While we cannot consider every facet of the Second Vatican Council that Protestant scholars have engaged, there are three remaining issues worthy of briefly considering here: reactions to Vatican II’s position on the Priesthood, the Liturgy, and Religious Freedom. It is important to note with Martin Marty that during Vatican II very little was actually said concerning contemporary concerns such as female ordination and clerical celibacy, and thus many Protestant and Catholic differences on these issues are not directly the result of Vatican II. The council did weigh in on several matters pertaining to priests however. In the Decree on the Ministry and Life of Priests, the council affirmed that celibacy was to be “embraced and esteemed as a gift” among priests. Additionally, priests were called to avoid greediness, to develop their spiritual lives, to engage the sacred scriptures and Church Fathers, to remain aware of current events, and to take vacation every year. Such praxis-oriented concerns, combined with calls for lay participation in the ministry of the church, suggest a commitment to collegiality of all levels of church hierarchy. This collegial view of the church includes the leveling of authority within the official hierarchy, though maintaining the primacy of the Bishop of Rome, including the restoration of the historical office of deacon. However, significant differences continue to exist between Protestant conceptions of the priesthood of all believers and the Roman conception of a celibate clergy.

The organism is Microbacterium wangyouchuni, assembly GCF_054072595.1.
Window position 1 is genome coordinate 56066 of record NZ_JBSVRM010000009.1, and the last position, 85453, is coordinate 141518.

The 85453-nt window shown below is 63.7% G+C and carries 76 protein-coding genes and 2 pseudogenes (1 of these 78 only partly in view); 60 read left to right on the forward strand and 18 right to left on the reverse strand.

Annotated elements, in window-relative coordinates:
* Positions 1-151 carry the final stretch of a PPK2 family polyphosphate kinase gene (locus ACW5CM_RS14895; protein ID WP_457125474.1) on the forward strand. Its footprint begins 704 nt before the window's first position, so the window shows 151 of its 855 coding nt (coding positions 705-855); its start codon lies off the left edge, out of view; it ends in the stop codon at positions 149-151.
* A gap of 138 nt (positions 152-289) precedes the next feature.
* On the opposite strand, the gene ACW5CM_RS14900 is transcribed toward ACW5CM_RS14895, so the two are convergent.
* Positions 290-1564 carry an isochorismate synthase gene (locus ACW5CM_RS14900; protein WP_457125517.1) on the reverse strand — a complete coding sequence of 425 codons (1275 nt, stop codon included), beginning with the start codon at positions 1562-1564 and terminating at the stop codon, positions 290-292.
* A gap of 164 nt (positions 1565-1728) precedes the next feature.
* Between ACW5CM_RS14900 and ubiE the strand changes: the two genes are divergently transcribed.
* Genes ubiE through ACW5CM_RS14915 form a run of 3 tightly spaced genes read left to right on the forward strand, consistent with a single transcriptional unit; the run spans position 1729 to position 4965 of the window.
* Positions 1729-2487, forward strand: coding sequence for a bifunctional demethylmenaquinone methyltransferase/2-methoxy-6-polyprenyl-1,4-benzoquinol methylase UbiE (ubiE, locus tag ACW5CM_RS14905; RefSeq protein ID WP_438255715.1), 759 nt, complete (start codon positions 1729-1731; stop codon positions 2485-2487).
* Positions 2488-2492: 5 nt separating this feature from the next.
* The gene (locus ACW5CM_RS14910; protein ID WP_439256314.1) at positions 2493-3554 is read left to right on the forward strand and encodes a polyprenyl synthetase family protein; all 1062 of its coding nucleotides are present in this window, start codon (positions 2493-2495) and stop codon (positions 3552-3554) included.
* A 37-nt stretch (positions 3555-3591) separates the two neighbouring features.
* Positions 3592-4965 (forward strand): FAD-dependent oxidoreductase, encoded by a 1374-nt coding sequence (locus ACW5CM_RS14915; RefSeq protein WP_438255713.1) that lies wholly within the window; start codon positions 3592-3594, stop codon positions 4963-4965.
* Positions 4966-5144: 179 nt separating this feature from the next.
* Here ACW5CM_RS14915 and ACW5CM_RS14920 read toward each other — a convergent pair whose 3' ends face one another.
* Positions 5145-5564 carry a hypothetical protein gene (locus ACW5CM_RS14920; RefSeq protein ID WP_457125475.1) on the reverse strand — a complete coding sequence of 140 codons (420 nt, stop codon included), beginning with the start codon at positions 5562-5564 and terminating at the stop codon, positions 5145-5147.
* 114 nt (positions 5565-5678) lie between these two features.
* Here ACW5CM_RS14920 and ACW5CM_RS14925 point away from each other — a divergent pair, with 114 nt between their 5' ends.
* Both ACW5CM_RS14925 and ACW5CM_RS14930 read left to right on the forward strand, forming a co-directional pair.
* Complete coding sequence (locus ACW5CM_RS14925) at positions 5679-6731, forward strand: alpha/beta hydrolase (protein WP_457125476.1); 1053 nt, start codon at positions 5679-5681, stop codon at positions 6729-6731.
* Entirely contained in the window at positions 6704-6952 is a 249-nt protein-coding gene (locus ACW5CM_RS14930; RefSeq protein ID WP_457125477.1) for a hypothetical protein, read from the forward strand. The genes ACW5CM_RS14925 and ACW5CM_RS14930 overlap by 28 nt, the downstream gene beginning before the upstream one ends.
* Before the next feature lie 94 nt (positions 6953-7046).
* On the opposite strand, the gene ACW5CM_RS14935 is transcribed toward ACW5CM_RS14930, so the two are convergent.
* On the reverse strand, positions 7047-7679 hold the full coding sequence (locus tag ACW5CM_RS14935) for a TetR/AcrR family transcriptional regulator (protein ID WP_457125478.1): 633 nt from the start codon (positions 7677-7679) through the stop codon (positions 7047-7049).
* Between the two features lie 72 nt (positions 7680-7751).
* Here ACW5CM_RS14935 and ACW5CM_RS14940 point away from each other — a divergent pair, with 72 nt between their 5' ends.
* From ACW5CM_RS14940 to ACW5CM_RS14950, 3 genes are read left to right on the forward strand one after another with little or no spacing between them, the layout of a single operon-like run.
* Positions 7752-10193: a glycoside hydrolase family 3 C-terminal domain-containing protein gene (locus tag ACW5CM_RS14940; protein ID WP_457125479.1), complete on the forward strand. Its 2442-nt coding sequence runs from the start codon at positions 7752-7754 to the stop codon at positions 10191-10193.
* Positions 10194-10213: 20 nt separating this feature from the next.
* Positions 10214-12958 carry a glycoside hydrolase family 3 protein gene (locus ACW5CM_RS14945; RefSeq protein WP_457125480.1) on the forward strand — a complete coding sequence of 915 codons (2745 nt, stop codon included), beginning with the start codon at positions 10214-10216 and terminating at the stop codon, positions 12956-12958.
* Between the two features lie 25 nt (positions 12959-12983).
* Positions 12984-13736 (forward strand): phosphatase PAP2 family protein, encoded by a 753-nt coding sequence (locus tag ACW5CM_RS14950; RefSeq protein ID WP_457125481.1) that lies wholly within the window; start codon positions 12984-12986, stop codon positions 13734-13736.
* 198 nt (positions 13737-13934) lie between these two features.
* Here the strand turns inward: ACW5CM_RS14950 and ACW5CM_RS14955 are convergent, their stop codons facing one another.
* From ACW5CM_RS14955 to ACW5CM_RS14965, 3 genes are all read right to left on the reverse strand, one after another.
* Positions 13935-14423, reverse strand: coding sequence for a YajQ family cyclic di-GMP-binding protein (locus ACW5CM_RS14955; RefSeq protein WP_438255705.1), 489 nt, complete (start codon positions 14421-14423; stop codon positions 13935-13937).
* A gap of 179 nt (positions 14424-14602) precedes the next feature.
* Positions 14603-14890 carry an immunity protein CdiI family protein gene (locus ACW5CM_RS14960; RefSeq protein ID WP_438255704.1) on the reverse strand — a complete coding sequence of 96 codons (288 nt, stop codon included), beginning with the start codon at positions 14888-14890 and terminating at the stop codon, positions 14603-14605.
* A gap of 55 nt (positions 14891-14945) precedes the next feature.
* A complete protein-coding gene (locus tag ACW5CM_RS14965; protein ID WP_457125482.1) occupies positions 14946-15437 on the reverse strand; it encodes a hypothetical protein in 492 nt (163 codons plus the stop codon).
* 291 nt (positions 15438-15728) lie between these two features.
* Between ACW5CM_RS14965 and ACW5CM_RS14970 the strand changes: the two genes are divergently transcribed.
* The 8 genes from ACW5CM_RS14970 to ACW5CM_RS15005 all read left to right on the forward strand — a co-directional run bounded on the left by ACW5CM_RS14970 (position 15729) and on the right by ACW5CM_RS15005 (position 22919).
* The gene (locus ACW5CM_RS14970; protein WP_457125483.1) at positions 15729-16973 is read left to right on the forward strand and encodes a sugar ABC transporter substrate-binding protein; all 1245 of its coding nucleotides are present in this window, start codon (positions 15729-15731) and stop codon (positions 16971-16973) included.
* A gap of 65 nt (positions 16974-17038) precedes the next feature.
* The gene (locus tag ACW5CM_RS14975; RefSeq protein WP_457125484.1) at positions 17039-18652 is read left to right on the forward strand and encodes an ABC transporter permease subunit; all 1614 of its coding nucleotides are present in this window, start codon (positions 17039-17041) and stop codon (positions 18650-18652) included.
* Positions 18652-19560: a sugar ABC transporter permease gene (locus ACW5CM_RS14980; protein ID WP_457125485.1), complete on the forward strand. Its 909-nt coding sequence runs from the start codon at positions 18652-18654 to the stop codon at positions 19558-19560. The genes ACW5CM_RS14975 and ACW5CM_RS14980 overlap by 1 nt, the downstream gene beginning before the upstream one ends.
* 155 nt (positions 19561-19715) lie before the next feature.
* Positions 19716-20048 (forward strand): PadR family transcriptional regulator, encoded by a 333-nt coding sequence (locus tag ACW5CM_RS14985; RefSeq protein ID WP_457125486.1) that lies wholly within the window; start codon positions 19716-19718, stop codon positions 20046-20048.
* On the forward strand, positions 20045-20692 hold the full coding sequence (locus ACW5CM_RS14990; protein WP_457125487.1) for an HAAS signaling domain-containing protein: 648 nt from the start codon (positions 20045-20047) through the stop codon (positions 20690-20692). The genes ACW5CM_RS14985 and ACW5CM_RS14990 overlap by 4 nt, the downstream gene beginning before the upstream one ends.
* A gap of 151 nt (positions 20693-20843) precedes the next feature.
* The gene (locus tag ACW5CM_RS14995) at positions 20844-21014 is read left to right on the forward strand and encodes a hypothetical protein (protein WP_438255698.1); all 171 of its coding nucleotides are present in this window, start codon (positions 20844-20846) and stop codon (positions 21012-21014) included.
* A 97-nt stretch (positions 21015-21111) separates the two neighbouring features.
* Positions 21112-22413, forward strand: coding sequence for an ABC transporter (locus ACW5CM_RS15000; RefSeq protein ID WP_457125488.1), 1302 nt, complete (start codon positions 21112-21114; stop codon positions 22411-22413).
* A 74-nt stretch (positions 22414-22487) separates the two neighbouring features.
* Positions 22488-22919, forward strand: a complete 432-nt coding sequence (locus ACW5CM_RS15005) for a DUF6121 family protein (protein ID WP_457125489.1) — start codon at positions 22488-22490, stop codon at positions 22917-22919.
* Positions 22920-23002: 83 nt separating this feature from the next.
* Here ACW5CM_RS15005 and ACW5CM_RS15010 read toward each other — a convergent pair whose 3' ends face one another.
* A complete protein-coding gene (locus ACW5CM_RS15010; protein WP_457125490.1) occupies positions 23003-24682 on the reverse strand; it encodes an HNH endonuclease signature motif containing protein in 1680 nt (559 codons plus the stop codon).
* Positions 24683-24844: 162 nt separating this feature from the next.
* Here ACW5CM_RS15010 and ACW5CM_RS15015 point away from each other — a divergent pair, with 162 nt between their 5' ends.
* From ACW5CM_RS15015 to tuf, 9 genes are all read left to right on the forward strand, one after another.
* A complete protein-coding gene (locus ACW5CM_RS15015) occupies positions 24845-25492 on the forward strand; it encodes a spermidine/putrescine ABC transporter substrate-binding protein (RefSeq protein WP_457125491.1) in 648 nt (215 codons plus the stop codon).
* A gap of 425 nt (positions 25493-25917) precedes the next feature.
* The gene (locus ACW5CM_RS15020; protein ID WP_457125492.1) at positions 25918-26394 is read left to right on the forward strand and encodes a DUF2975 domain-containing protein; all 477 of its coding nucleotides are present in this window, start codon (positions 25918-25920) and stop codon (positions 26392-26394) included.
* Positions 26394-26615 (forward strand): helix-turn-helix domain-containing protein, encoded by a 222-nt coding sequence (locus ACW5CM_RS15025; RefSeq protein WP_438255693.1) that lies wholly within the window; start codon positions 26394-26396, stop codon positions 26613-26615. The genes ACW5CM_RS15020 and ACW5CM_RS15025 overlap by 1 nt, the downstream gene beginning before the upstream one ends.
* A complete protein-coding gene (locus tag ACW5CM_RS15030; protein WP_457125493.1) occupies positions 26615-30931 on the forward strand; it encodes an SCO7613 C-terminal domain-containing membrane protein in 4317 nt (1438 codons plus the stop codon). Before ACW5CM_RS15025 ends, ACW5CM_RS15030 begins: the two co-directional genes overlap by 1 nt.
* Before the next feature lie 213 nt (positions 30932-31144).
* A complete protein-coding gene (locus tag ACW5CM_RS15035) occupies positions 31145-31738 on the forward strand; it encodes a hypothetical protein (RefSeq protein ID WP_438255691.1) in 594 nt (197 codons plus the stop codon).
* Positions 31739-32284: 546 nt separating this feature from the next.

One of the clearest changes instituted by Vatican II was the delivery of the liturgy in the vernacular instead of Latin. Numerous Protestants have affirmed this change, as well as its ecumenical undertones, which urge the faithful to interact with other Christians within the context of a liturgy understood by all. The new emphasis on scripture within the liturgy, the scriptural basis for sermons, and the delivery of communion in both kinds have led scholars such as Patterson to argue that “the reign of Trent was ended” by the decrees of Vatican II on the liturgy.
Of further importance, especially among Protestants of Baptist heritage, has been the increased Catholic emphasis on religious freedom and the Declaration on Religious Liberty. George argues that Vatican II’s emphasis on religious liberty affirms the need for Christians everywhere to “stand and work together for the protection and flourishing of universal religious freedom, both for individuals and institutions of faith.” Patterson, while expressing concerns over the exact implantation of Vatican II’s conception of religious freedom, applauds the affirmation not only of individual religious freedom, but also the freedom of religious groups to enact their religious beliefs within the public square. Thus post-Vatican II conceptions of the liturgy and religious freedom, while not precisely matching Protestant ideals and conceptions of such issues, nevertheless have generally been affirmed by Protestants as steps in the right direction.